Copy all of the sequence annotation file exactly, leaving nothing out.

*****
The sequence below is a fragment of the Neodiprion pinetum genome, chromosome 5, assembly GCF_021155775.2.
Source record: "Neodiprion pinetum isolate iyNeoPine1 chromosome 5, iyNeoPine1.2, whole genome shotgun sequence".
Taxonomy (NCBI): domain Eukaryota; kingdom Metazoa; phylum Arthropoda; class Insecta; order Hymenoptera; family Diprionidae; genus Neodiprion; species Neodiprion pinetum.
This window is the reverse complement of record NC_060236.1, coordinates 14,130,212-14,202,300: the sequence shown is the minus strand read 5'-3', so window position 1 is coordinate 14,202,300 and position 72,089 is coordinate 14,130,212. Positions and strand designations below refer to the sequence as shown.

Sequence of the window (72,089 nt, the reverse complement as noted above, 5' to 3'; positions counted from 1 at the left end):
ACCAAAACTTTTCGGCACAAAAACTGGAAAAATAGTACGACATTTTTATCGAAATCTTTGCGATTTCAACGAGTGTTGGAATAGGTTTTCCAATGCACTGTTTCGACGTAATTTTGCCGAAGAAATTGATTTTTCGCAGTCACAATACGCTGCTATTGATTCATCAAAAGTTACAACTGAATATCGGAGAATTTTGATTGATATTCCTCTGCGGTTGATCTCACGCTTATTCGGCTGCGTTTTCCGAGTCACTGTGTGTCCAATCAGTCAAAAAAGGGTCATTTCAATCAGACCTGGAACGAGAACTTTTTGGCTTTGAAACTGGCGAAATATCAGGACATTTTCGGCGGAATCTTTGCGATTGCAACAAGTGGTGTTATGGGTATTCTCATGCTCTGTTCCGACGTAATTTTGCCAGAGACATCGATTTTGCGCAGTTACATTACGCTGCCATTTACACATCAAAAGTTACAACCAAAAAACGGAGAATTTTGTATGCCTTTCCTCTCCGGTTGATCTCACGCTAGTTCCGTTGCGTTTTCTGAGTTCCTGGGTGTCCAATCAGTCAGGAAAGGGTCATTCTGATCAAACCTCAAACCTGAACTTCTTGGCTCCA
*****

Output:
The sequence below is a fragment of the Neodiprion pinetum genome, chromosome 5, assembly GCF_021155775.2.
Source record: "Neodiprion pinetum isolate iyNeoPine1 chromosome 5, iyNeoPine1.2, whole genome shotgun sequence".
Taxonomy (NCBI): domain Eukaryota; kingdom Metazoa; phylum Arthropoda; class Insecta; order Hymenoptera; family Diprionidae; genus Neodiprion; species Neodiprion pinetum.
This window is the reverse complement of record NC_060236.1, coordinates 14,130,212-14,202,300: the sequence shown is the minus strand read 5'-3', so window position 1 is coordinate 14,202,300 and position 72,089 is coordinate 14,130,212. Positions and strand designations below refer to the sequence as shown.

Sequence of the window (72,089 nt, the reverse complement as noted above, 5' to 3'; positions counted from 1 at the left end):
ACCAAAACTTTTCGGCACAAAAACTGGAAAAATAGTACGACATTTTTATCGAAATCTTTGCGATTTCAACGAGTGTTGGAATAGGTTTTCCAATGCACTGTTTCGACGTAATTTTGCCGAAGAAATTGATTTTTCGCAGTCACAATACGCTGCTATTGATTCATCAAAAGTTACAACTGAATATCGGAGAATTTTGATTGATATTCCTCTGCGGTTGATCTCACGCTTATTCGGCTGCGTTTTCCGAGTCACTGTGTGTCCAATCAGTCAAAAAAGGGTCATTTCAATCAGACCTGGAACGAGAACTTTTTGGCTTTGAAACTGGCGAAATATCAGGACATTTTCGGCGGAATCTTTGCGATTGCAACAAGTGGTGTTATGGGTATTCTCATGCTCTGTTCCGACGTAATTTTGCCAGAGACATCGATTTTGCGCAGTTACATTACGCTGCCATTTACACATCAAAAGTTACAACCAAAAAACGGAGAATTTTGTATGCCTTTCCTCTCCGGTTGATCTCACGCTAGTTCCGTTGCGTTTTCTGAGTTCCTGGGTGTCCAATCAGTCAGGAAAGGGTCATTCTGATCAAACCTCAAACCTGAACTTCTTGGCTCCA